Recently, we have received a number of questions regarding the holding period for shares purchased pursuant to Section 14(a) of the Investment Company Act as part of a fund's initial registration with the Commission. Some registrants and their sponsors appear to believe that the holding period for seed capital shares is related to the period over which a fund amortizes the organization costs. This view appears to have been the result of the staff's position that if any original shares are redeemed during the five-year amortization period, then the redemption proceeds must be reduced by any unamortized organization costs. Registrants and their sponsors apparently interpret this requirement to suggest that there is a five-year holding period for seed capital shares. With the imple-mentation of AICPA SOP 98-5,9 the ability to capitalize and amortize organization costs over a five-year period was eliminated. Consequently, many registrants and sponsors have asked us whether they may redeem seed capital shares shortly after a fund becomes effective.

We remind registrants and their sponsors that the redemption of seed capital shares is subject to the requirements of Section 14(a) of the Investment Company Act. The legality of a sponsor redeeming seed capital shares depends on the facts and circumstances of the redemption and is not based on the accounting for organization costs.10

Adviser Accounting for Offering Costs

In September of 1998, the Financial Accounting Standards Board (FASB) staff addressed the proper accounting treatment for the initial offering costs of closed-end funds in Emerging Issues Task Force (EITF) Topic No. D-76.11 The FASB staff concluded that an adviser could not capitalize the offering costs of closed-end funds because the adviser was not receiving both a continuing distribution fee and a contingent deferred sales charge (CDSC) or early withdrawal charge (characteristics of certain open-end funds previously addressed by the EITF). Under EITF Issue No. 85-24, advisers of open-end funds are permitted to capitalize offering costs if the adviser is compensated for the offering costs through both Rule 12b-1 fees (a continuing distribution fee) and CDSCs.12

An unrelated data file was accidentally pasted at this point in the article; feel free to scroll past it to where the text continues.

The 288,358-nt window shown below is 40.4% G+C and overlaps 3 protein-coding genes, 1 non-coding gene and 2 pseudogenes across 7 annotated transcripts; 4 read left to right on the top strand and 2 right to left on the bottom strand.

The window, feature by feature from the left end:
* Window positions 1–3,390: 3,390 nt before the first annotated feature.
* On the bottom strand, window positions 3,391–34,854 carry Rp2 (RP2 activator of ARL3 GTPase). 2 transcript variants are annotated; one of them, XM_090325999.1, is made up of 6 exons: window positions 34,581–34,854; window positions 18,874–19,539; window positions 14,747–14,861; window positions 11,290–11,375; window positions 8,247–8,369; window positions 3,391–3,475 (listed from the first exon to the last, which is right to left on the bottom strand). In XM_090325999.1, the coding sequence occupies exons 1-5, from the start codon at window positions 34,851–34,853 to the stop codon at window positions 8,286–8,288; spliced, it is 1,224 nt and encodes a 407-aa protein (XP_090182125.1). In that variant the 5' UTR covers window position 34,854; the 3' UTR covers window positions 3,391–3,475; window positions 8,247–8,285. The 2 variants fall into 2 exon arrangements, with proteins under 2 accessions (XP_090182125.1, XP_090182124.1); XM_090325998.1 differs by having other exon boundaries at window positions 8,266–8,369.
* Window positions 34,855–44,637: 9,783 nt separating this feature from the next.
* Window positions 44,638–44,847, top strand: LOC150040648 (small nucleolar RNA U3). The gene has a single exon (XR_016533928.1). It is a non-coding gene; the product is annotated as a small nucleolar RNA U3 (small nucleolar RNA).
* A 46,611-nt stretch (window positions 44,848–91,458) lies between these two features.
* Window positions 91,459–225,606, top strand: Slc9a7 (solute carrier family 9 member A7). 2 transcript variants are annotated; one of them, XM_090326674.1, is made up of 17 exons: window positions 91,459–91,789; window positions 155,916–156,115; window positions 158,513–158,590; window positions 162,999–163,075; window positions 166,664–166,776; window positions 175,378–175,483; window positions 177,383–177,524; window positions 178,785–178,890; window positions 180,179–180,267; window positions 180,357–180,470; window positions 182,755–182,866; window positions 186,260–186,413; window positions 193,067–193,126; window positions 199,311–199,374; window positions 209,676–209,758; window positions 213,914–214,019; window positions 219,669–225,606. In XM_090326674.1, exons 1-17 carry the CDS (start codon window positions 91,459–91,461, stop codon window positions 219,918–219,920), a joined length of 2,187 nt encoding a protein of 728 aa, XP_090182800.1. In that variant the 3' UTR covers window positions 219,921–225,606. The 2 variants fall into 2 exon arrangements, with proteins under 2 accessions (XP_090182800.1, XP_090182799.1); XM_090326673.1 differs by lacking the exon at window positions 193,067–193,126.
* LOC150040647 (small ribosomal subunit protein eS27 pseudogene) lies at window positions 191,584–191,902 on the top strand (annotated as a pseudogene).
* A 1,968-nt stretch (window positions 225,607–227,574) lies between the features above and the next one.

Certain closed-end funds, such as hybrid or interval funds ("hybrid funds"), objected to the FASB staff's position on the basis that hybrid funds have many of the same features as open-end funds. Hybrid funds continuously offer shares to the public and honor redemption requests at preset dates, usually quarterly or monthly. Each hybrid fund also receives an exemptive order from the Commission that allows it to charge distribution fees and early withdrawal charges, charges that are similar to Rule 12b-1 fees and CDSCs of open-end funds.13 In an update to Topic No. D-76, the FASB staff concluded that an adviser to a hybrid fund may capitalize initial offering costs if the adviser receives both a distribution fee and early withdrawal charges. We would not object to the capitalization of initial offering costs in these situations provided that the investment company registrant has received an exemptive order permitting both distribution fees and early withdrawal charges.

Independence Standards Board Recordkeeping Requirements

In January 1999, the Independence Standards Board issued its first standard, Independence Discussions with Audit Committees.14 The standard requires auditors to discuss their independence with either the company's audit committee or board of directors. Auditors must disclose, in writing, all relationships between the auditor and its related entities and the company and its related entities that may impact an auditor's independence. Auditors also must affirm, in writing, that in their judgment they are independent of the company. We remind registrants that this correspondence is subject to inspection during periodic and other reviews.15

Issuance of AICPA Audit and Accounting Guide

On September 14, 1999, the Accounting Standards Executive Committee of the American Institute of Certified Public Accountants approved the AICPA Audit and Accounting Guide for Investment Companies. The audit guide outlines changes to existing practice that, in certain areas, differs from the requirements of Regulation S-X under the federal securities laws. For example, the audit guide permits the presentation of a condensed schedule of investments containing only a fund's 50 largest holdings. In contrast, Rule 12-12 of Regulation S-X requires all securities held by a fund to be separately listed in the schedule. We remind registrants that notwithstanding the audit guide, the financial statements of registered investment companies must be prepared in accordance with the requirements of Regulation S-X.